Then when DilBit does spill, it is believed to be more harmful to the environment – because of higher levels of heavy metals and other toxics – and the volatile properties of the gas used for dilution also pose an explosion risk. DilBit includes relatively high concentrations of carcinogenic polycyclic aromatic hydrocarbons (PAHs) and benzene and a highly flammable natural gas compound called pentane. And as the Kalamazoo spill showed, DilBit spills in water are harder to clean up since the heavy oil sands oil sinks after the lighter components have separated, hence it can’t be easily skimmed off the top like conventional oil.

Carl Weimer, executive director of the Pipeline Safety Trust, said he is not convinced DilBit increases the risk of spills, but the possibility is “the big gorilla in the room that hasn’t been answered.”

“All the research shows it certainly could be more corrosive and more abrasive,” he said. “What the companies are doing to mitigate that before it goes into the pipeline is unclear to me, and it also seems unclear to the federal regulators…These companies aren’t forthcoming about what they are using to move the oil with.”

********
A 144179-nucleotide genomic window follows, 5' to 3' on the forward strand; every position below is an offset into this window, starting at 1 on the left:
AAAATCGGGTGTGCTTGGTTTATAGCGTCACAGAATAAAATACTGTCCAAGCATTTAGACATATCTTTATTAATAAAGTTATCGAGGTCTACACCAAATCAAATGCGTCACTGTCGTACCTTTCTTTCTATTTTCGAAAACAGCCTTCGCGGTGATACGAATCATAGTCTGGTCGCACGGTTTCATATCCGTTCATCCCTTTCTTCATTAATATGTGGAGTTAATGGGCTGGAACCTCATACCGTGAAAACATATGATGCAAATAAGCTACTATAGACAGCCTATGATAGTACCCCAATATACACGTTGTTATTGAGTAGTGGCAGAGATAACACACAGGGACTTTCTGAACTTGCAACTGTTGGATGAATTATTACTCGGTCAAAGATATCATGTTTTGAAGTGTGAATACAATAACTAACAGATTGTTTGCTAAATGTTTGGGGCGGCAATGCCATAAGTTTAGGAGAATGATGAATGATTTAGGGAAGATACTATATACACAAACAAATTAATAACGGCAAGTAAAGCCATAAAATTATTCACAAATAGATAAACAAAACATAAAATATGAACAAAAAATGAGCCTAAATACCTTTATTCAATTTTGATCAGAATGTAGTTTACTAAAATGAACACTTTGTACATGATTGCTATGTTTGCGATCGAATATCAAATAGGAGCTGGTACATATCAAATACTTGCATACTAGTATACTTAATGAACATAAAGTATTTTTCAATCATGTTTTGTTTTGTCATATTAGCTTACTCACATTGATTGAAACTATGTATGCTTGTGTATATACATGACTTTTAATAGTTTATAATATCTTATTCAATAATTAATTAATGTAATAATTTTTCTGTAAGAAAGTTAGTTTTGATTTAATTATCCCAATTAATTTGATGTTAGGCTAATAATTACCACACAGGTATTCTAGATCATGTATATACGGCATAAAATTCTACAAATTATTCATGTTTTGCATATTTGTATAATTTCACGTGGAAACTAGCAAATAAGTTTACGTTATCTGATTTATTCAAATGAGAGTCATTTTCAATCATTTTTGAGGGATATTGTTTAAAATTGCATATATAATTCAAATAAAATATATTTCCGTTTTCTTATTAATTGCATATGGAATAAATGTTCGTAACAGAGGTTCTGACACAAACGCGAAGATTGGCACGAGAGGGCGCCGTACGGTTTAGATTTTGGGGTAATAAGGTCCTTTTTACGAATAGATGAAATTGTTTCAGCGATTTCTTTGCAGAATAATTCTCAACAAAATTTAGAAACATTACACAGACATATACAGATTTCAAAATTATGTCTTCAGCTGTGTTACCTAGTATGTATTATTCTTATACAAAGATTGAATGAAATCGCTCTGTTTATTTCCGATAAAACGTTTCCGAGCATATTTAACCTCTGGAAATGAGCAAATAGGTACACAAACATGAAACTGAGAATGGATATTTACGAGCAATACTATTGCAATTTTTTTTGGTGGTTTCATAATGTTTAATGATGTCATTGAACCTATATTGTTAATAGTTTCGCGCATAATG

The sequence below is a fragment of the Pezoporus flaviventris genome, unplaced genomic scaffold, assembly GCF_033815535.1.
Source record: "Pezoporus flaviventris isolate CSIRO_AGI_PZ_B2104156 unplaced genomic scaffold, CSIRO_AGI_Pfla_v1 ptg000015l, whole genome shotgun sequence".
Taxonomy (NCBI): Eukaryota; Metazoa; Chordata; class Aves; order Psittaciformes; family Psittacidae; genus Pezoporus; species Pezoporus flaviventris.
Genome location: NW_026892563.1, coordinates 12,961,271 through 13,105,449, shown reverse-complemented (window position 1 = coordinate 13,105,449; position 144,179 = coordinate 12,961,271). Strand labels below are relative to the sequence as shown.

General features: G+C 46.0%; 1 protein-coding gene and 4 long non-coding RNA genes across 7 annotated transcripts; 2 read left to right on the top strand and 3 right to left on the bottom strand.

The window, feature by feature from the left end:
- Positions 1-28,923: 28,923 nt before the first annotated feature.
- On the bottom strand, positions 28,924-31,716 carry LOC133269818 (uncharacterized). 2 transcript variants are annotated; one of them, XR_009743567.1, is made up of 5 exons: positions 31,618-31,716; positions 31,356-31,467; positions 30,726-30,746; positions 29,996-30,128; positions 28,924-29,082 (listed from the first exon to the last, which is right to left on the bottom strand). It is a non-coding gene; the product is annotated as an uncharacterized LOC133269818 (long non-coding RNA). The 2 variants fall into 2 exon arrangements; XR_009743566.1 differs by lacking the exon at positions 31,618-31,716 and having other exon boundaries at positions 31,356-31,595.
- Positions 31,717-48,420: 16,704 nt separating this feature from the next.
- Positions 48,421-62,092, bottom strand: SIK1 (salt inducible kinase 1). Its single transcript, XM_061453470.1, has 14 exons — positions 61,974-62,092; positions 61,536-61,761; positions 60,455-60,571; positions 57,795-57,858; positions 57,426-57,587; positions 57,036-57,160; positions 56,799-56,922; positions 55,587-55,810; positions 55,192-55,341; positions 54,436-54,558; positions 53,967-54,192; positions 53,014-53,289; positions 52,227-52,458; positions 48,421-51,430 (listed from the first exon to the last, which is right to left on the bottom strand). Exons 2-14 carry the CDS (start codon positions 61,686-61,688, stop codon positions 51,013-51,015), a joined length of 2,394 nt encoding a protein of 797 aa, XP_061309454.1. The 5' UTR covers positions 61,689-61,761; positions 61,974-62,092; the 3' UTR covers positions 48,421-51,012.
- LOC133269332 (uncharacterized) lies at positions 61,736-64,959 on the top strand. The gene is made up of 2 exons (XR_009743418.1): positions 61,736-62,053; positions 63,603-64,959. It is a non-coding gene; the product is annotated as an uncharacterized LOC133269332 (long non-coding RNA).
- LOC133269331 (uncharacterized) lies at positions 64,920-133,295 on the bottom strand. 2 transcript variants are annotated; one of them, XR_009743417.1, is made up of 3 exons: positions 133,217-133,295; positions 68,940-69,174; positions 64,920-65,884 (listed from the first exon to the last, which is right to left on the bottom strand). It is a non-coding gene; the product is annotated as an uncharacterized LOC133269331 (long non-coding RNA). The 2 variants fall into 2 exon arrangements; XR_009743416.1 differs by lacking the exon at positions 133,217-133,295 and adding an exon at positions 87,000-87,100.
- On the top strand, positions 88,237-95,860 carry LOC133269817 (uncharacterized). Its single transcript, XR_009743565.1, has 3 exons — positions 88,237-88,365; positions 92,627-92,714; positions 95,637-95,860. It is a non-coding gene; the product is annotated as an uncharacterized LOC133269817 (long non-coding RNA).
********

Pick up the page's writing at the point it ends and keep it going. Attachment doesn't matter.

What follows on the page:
The National Transportation Safety Board is still investigating the Kalamazoo and Romeoville spills on the Enbridge system. Damon Hill, a spokesman for the federal Pipeline and Hazardous Materials Safety Administration (PHMSA), said the agency is currently reviewing the safety of Enbridge pipelines, as a routine matter, not because of the spills.

“PHMSA maintains stringent federal pipeline safety regulations requiring operators that transport hazardous liquids to demonstrate that their pipeline system is compatible with the type of product being transported to ensure its ability to operate safely without incident,” Hill said.

Last October Enbridge opened a new pipeline, the Alberta Clipper, taking oil sands from Canada to Superior, Wisconsin; and the company has proposed expanding its existing Southern Access pipeline by hundreds of miles in Wisconsin and Illinois. Last summer the CEO of Enbridge’s U.S. subsidiary, Pat Daniels, said the Southern Access project is on hold for economic reasons. Grymala did not respond to queries about its status.